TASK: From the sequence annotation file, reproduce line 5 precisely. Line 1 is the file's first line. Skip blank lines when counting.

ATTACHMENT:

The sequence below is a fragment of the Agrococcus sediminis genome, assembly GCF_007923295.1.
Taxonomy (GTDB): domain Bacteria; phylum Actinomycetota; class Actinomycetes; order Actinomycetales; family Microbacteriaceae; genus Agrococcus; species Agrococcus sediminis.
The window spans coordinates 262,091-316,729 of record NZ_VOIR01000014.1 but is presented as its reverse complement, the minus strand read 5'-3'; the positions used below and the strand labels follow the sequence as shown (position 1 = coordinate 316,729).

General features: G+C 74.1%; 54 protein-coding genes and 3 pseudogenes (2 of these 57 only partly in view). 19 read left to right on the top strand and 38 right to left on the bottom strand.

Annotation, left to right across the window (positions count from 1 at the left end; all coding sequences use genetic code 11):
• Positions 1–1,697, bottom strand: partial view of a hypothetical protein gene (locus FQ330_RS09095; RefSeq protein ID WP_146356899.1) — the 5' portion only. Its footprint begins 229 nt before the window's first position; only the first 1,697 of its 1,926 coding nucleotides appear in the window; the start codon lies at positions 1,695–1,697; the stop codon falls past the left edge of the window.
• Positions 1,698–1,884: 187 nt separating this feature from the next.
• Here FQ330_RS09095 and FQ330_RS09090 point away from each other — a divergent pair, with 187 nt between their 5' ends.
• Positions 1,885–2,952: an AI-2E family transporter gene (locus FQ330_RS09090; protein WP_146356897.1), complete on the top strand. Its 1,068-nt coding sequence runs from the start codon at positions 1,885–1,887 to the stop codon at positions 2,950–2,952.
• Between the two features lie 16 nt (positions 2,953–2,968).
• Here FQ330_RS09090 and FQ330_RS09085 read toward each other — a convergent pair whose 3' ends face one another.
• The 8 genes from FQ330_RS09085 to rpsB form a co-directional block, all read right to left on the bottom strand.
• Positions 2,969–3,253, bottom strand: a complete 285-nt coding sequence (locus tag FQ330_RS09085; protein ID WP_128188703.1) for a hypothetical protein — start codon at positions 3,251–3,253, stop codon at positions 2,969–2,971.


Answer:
Annotation, left to right across the window (positions count from 1 at the left end; all coding sequences use genetic code 11):